on solar energy, and power.

Georgia Kareola

(fig. 1) Here you see the image of a solar powered future, envisioned by Tesla in its outward-facing communication. An image is painted of an aspirational domestic, raising questions of abundance and availability. A mood is captured of an easeful existence, enhanced by new technology, powered by clean energy.

(fig. 2) Tesla creates a mode of seeing here, and with that a mode of unseeing. We see the multimillion dollar house, the solar roof, and the immaculately pruned garden. We unsee the extraction needed to create these panels and batteries, and the 99% of people who cannot afford this lifestyle. Tesla justifies its premium product approach with the mechanism of trickle-down economics. But is this right, and justified? What can we learn from these images?

Tesla’s aspirational domestic is, in Lauren Berlant’s terms, an object of desire, painted within a contemporary version of “the good life”, the moral-economic fantasy that generates a cruel optimism.1 What is needed to attain the object of desire is a price too high to pay for most. For the few with the means, it is “too possible, and toxic”, because it is paid not only in money, but through complicity in economic and political mechanisms of extraction and exploitation which drive wealth inequality and climate catastrophe.

The irony here is, that the object of desire is presented as a solution to fossil fuel pollution and an unfolding climate crisis involving exacerbating class and racial divides. This makes one wonder about the ethicality of this proposition. It may be true that Musk, a billionaire, is a proponent of making solar energy available to as many people, as soon as possible; the aspirational domestic rather breathes submission to Mark Fisher’s capitalist realism.2  It is definitely easier to think ‘green solutions’ within capitalism, than to think an end to capitalism. In Tesla’s case, these green solutions bring scenes of the sci-fi movie Elysium to mind. (fig. 3) In Elysium, the rich have escaped to a lush, abundant space station, while the poor are living in the high-rises and slums of a down-trodden, Downtown LA (fig. 4).

In 1900, Nikola Tesla (fig. 5) first writes about solar energy.3 He sees it as a means to increase the human population, as well as the production of things needed in the unfolding industrial age (like household appliances and lightbulbs). Tesla also applauds Christianity in this text, calling it “profoundly wise and scientific.” Nikola Tesla was a man of the Industrial Revolution, embedded in a Christian context, and a contemporary of Darwin.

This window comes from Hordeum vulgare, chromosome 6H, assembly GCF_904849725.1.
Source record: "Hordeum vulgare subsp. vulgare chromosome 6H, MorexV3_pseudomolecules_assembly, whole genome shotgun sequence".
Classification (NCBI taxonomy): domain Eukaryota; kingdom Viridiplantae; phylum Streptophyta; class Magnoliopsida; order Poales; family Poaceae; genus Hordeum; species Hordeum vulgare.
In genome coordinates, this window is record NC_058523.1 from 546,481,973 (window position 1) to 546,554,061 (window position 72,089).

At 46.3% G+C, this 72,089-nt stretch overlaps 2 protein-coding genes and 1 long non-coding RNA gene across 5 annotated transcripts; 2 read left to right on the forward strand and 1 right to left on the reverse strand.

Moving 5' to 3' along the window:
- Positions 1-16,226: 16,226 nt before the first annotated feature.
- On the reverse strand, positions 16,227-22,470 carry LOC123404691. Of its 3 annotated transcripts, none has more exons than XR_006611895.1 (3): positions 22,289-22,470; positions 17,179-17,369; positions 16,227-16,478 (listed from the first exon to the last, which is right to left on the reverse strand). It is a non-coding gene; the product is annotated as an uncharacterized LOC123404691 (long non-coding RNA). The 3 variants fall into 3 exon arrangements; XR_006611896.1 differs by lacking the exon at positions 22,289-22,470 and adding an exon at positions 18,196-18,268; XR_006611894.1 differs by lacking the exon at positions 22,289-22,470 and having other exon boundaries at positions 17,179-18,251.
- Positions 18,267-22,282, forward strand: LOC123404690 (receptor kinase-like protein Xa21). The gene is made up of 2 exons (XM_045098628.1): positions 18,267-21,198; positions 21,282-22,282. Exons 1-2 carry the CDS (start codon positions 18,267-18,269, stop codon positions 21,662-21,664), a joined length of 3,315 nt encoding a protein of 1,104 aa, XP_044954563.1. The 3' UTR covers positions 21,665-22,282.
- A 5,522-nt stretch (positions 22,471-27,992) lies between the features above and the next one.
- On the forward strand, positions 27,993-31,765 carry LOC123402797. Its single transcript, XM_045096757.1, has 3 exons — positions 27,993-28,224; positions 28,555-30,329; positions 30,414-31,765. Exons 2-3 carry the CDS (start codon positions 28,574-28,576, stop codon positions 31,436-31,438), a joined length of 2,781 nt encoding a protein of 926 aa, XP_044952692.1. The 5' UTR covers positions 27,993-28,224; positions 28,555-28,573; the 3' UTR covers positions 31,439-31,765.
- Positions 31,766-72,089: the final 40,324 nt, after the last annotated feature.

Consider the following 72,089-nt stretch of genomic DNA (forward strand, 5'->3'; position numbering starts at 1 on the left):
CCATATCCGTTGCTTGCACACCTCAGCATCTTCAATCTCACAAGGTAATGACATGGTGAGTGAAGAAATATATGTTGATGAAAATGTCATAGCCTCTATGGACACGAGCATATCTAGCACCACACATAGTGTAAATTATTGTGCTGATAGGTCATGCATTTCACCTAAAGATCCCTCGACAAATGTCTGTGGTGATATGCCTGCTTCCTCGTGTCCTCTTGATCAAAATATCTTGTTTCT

This likely made him see the world in terms of human accumulation, scientific progress, evolution, and classification. Following Walter Mignolo, this combination of Christian theology and the rationality of Science, was at the cradle of Western modernity.4 

A modernity with a darker side. The colonial discussion would take us beyond the scope today, but there is certainly a darker side to Tesla’s ideas and the aspirational domestic. One example: during the rise of modernity, the meaning of “nature” changed to mean “natural resources.” Nature became the food for machines of the Industrial, and later the Technological Revolution. Mignolo points out that “Environmental Catastrophe” started at this moment. The sun also became a natural resource, providing energy for the progress and accumulation of mankind. This understanding we find in Nikola Tesla, and in Elon Musk’s aspirational domestic. (fig. 6)

I would argue, with Mignolo, that it is vital to address the narratives that underlie the ideas associated with progress, in order to develop more inclusive, and sustainable ways of world-building.

1 Berlant, Ch.2, p. 9. Berlant talks about how ‘the good life’ is for so many a bad life that wears out the subjects who nonetheless, and at the same time, find their possibilities within it.

2 Fisher, 2009

3 Tesla, 1900

4 Mignolo, 2011


  • Berlant, Lauren Gail. Cruel Optimism. Duke University Press, 2011.
  • Fisher, Mark. Capitalist Realism: Is There No Alternative? Zero Books, 2009.
  • Mignolo, Walter. The Darker Side of Western Modernity: Global Futures, Decolonial Options. Duke University Press, 2011.
  • Tesla, Nikola. The Problem of Increasing Human Energy, with special references to theharnessing of sun energy, 1900